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Apple jury found not guilty “in the case of iPod»
The jury consisting of 8 people announced a partial verdict, according to which Apple found not guilty of violating US antitrust laws. According to New York Times reporter Brian Chen, the jury felt that the company has limited the access of competitors to the iPod «solely for the purpose of product improvement.”
Considered a court case was initiated 10 years ago. As part of the proceedings the plaintiffs claimed that the company deliberately restrict competition in the music market. According to them, a number of earlier iPod models only play music that was purchased from the iTunes Store or loaded from the CD-ROM drive. At the same time competing online stores to download music users could not.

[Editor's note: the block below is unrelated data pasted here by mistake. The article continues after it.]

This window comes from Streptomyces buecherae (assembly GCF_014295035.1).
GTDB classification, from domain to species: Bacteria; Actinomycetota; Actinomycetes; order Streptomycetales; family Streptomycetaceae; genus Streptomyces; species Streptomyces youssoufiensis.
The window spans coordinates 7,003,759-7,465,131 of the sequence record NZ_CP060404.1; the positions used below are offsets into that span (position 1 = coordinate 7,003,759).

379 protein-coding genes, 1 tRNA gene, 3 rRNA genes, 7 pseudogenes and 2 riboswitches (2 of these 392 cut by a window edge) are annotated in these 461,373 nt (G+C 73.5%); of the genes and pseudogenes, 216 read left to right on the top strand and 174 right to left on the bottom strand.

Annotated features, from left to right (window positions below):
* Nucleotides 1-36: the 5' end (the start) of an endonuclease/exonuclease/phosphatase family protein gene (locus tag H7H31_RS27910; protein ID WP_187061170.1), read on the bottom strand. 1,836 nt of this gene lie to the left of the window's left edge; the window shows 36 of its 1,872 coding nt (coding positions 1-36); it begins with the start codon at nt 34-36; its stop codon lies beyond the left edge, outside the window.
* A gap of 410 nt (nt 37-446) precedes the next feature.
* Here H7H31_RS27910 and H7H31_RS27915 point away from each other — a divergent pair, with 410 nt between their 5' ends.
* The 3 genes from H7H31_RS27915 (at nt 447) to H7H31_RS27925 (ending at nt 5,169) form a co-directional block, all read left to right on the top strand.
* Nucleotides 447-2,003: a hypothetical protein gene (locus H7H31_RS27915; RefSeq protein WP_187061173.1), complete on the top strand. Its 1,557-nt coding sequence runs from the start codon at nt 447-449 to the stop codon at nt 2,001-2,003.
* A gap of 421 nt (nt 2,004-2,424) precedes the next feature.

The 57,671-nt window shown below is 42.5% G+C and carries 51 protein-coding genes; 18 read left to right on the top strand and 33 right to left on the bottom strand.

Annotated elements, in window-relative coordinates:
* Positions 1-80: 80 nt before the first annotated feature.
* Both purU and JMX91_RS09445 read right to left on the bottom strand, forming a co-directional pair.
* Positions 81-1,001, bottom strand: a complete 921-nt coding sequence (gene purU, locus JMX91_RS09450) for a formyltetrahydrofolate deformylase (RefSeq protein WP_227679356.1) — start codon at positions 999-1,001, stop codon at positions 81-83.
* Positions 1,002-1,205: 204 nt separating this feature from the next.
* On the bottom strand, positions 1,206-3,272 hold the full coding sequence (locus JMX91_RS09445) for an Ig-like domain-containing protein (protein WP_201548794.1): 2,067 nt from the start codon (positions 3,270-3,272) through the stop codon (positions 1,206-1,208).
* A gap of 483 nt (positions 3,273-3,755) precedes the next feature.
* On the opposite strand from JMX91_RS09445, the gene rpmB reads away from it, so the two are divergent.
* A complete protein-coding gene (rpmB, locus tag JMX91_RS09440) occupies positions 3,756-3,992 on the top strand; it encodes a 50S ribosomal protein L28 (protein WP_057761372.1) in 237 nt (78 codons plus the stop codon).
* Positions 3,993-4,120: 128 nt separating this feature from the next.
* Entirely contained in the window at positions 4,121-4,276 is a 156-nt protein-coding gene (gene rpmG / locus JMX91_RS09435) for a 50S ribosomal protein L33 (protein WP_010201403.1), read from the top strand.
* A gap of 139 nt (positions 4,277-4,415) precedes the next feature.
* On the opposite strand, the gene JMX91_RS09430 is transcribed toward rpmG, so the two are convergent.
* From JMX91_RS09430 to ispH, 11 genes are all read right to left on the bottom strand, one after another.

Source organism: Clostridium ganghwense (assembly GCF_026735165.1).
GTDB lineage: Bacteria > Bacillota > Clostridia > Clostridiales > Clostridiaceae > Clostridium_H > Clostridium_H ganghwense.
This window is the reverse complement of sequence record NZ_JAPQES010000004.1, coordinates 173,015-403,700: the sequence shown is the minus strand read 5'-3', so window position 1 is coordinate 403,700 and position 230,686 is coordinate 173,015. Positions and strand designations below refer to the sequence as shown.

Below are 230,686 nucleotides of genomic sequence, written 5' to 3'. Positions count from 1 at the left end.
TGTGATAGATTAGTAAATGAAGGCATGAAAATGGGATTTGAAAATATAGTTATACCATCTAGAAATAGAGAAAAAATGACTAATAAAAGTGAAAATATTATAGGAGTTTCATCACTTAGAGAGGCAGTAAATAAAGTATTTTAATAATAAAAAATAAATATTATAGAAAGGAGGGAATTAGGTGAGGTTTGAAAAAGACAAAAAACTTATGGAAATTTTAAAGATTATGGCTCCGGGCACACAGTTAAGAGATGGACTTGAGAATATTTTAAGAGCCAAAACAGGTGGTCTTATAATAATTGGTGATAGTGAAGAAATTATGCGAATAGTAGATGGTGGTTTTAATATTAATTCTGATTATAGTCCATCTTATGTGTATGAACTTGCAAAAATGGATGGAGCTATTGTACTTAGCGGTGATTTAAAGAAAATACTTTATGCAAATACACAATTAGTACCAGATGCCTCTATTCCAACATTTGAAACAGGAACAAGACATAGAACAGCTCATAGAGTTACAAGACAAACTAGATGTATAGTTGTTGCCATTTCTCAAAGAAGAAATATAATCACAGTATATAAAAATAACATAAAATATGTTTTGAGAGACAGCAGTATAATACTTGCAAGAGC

When users download music and tried to sync it to your iPod with your library on iTunes, pop up an error message. Apple advised them to restore the factory settings, but after that the music fades. During that plaintiffs demanded compensation from the company in the amount of $ 350 million.
Former developer iTunes Rod Schultz, who worked at Apple from 2006 to 2007, confirmed that the company really want to block competing services, but these actions were caused by fears of hacker attacks on the operating system, including through the downloaded files on other sites. According to him, this feature players Apple does not have a significant impact on competition.
The court sided with Apple, said that its actions were lawful and purely caused concerns about hacker attacks. Updates that removed the music party services were designed to protect users from hackers with malicious intent.
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